Getting into the country’s most selective colleges is more fiercely competitive than ever, with many schools reporting a record number of applicants, boosted by an easier application process and more aggressive recruiting. Twenty years ago, for example, Tufts University admitted 33 percent of the students who applied; last year Tufts made offers to just 15 percent of the pool. Northeastern University extended offers to nearly four out of five applicants in 1998, but only one out of five this year. Williams College’s admissions rate has shrunk from 26 percent to 12 percent over two decades.

Read more at Boston Globe >>

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Juniors: open your eyes to scholarship opportunities

February 5th, 2018

Shrop Ed families know that despite urban myths, most scholarship assistance is offered by colleges directly.  Still, there are “external” scholarships for which students can apply, and their review processes are often highly competitive.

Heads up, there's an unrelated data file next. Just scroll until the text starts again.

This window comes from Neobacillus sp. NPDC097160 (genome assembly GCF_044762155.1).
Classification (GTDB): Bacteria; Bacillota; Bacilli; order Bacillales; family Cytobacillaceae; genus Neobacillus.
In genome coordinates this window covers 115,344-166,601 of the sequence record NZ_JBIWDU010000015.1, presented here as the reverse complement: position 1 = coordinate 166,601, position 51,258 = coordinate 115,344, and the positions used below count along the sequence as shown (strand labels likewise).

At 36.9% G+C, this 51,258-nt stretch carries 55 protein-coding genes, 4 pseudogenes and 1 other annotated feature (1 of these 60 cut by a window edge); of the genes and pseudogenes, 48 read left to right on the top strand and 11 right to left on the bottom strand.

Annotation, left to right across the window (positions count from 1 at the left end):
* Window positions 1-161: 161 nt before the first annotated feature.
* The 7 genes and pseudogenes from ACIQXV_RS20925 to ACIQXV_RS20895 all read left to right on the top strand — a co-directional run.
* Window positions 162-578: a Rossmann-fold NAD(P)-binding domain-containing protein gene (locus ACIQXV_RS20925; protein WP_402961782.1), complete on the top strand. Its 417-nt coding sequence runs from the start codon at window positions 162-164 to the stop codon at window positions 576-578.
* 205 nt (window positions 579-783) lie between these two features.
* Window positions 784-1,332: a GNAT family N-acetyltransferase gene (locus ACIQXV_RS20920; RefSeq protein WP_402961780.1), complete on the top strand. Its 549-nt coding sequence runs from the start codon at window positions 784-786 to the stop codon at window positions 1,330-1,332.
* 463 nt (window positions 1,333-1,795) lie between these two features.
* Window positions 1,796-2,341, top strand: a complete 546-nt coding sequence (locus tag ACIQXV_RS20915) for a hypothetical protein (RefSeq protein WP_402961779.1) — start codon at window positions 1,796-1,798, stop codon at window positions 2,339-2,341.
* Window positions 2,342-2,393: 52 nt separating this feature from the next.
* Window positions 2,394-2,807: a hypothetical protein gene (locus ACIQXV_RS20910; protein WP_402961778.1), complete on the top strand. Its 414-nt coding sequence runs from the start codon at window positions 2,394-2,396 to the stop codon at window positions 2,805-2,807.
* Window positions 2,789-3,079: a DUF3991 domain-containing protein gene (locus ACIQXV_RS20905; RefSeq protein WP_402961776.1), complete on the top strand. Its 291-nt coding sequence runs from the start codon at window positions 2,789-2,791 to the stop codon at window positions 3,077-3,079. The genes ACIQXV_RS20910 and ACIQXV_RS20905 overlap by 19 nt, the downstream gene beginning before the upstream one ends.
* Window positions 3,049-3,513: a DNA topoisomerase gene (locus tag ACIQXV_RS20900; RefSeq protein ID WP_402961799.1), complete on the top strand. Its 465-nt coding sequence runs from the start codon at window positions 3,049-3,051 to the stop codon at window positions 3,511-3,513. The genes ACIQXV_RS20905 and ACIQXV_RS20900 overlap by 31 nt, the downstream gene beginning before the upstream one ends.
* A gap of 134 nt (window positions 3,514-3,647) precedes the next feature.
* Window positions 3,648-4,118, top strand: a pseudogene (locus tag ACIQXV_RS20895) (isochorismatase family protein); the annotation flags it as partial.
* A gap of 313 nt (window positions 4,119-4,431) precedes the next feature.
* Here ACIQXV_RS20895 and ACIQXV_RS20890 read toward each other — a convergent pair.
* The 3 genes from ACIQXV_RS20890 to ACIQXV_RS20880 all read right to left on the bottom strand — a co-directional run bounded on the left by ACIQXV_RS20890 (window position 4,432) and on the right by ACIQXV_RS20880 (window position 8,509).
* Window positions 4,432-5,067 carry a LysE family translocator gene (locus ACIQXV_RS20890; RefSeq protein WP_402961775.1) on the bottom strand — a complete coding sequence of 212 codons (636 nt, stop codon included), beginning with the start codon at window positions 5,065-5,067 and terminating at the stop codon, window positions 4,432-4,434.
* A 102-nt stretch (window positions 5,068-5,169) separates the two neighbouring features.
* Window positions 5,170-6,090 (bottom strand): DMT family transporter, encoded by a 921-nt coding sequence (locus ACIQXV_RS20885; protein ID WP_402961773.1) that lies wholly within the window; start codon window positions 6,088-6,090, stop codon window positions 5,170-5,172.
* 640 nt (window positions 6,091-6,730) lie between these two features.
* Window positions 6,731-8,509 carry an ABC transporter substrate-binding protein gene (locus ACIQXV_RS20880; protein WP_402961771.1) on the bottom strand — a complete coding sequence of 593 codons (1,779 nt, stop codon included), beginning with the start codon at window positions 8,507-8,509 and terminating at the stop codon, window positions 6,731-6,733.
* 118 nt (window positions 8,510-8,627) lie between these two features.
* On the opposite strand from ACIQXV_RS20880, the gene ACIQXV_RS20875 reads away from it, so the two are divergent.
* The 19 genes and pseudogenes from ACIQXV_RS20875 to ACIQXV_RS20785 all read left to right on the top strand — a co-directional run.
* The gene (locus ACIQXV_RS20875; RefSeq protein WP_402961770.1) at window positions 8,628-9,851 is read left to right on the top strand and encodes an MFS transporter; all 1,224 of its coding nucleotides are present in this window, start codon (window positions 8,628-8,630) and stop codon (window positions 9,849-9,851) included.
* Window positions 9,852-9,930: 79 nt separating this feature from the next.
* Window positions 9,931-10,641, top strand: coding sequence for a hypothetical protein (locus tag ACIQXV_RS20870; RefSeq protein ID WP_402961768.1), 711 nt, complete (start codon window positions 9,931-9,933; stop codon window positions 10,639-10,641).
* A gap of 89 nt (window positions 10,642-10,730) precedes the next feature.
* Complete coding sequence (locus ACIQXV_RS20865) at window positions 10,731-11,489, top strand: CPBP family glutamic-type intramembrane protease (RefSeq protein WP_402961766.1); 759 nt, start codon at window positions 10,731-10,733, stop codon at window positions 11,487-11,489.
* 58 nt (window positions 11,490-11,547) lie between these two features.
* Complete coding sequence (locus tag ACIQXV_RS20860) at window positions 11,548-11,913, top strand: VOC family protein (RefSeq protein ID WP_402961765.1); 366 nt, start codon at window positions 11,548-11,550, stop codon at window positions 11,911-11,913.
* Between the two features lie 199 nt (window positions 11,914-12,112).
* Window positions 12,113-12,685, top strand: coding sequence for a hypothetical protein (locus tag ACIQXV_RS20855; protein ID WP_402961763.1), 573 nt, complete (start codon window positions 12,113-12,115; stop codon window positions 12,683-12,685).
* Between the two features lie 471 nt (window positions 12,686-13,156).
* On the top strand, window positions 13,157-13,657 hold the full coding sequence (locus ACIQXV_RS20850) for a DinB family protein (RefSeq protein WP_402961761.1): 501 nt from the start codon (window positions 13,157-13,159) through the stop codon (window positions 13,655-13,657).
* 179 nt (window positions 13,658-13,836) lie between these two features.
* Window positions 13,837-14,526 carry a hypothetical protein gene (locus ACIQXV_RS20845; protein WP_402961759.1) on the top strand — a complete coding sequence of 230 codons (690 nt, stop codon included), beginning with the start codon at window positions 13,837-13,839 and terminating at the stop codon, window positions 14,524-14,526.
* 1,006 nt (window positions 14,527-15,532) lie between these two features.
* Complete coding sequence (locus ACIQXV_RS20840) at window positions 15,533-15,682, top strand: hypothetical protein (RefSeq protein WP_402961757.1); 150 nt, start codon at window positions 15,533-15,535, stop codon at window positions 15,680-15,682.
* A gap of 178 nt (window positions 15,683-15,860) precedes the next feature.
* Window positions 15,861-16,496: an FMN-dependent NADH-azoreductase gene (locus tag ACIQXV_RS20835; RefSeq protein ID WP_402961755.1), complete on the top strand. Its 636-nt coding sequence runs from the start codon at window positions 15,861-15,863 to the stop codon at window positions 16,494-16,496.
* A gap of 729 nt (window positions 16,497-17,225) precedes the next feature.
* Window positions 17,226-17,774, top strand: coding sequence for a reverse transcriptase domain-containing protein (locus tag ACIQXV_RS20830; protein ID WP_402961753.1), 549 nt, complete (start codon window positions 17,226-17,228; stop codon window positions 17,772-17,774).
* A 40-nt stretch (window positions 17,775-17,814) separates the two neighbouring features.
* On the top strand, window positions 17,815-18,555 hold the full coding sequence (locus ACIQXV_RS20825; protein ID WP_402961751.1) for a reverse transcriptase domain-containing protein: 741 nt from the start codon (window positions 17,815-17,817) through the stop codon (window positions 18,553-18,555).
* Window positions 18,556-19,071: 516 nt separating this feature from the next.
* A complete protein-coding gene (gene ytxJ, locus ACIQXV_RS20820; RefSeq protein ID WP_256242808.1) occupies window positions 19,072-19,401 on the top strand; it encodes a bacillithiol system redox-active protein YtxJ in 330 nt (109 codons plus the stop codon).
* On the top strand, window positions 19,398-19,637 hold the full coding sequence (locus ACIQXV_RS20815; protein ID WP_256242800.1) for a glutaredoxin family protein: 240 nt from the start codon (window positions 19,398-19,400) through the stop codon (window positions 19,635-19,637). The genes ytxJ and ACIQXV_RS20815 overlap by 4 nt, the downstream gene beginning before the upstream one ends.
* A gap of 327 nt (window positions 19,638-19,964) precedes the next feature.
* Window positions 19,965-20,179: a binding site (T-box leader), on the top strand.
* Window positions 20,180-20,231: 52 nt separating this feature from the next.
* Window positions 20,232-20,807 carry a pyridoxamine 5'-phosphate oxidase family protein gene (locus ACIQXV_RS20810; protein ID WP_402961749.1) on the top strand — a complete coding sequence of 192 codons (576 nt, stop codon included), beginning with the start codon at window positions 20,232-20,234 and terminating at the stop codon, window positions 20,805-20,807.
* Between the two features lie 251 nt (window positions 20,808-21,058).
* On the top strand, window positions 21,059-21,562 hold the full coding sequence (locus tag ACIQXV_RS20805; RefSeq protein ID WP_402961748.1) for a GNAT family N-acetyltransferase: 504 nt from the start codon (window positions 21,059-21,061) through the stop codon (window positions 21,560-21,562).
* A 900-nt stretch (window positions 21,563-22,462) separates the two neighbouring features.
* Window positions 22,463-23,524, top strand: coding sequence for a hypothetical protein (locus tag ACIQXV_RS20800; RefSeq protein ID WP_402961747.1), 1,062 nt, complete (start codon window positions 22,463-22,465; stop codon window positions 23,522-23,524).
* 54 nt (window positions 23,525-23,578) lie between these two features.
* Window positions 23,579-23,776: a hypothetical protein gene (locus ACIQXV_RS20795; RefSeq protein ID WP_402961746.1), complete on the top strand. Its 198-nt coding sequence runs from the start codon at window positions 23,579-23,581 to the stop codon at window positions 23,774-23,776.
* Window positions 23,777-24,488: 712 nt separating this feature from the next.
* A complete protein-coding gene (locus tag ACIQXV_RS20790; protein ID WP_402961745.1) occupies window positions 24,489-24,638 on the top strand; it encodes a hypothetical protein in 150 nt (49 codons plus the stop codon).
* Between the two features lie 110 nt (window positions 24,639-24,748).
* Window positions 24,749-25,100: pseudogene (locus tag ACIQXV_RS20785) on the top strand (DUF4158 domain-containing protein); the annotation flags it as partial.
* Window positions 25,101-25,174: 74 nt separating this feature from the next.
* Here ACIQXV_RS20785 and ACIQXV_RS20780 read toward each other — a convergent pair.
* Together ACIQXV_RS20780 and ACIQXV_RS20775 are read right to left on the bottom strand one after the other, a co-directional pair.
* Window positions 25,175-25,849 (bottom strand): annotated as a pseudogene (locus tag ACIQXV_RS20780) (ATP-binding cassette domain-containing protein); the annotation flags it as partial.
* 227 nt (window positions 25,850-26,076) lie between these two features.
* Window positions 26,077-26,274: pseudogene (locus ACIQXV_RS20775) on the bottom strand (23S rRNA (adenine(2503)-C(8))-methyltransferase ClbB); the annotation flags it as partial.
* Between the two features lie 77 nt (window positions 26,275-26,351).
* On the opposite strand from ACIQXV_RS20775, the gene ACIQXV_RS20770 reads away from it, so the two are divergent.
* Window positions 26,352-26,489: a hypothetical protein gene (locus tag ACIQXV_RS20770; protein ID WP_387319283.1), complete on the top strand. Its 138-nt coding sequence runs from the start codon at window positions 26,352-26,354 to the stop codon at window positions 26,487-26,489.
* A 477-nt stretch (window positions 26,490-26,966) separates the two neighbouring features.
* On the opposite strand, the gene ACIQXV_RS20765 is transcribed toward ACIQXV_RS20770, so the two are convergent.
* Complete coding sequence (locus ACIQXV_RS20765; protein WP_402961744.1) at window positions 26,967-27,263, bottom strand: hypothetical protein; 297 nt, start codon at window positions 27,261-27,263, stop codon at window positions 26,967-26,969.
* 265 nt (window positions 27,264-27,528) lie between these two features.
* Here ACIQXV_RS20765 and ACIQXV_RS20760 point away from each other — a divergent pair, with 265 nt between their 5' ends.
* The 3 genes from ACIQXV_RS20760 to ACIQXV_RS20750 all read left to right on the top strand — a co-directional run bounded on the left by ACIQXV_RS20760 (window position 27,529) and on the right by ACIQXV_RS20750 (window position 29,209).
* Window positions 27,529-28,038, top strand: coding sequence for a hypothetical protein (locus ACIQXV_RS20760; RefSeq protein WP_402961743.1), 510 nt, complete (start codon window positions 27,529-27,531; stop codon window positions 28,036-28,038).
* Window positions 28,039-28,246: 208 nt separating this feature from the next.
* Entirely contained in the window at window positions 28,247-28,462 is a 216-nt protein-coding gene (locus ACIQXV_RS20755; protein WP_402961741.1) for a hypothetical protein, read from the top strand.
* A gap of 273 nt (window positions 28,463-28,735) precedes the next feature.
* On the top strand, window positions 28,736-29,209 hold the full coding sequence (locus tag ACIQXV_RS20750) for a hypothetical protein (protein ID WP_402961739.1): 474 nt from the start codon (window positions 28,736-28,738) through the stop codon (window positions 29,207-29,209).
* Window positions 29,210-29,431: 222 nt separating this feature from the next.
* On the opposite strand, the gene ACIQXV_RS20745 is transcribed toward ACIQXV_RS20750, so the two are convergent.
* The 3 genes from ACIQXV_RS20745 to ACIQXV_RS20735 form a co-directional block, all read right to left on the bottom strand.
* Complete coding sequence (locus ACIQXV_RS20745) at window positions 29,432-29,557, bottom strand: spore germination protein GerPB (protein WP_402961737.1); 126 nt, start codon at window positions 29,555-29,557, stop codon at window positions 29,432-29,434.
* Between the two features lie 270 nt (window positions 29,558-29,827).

Most scholarship applications will be due in the fall, but there is one major scholarship deadline for juniors to pay attention to this spring:  that of the Bryan Cameron Education Foundation.  The Foundation limits the number of applications it will review for its Cameron Impact Scholarship and for that reason, it’s best to jump on the application well ahead of the posted May deadline.  The competition for these awards is daunting, as you’ll see when you read the statistics, yet we’re thrilled to have had two seniors in the Finalist round this year, one of whom was named a Cameron Impact Scholar!  Being a top student AND changing the world are important criteria for the award, and we’re thrilled to see intentional and excellent accomplishments recognized.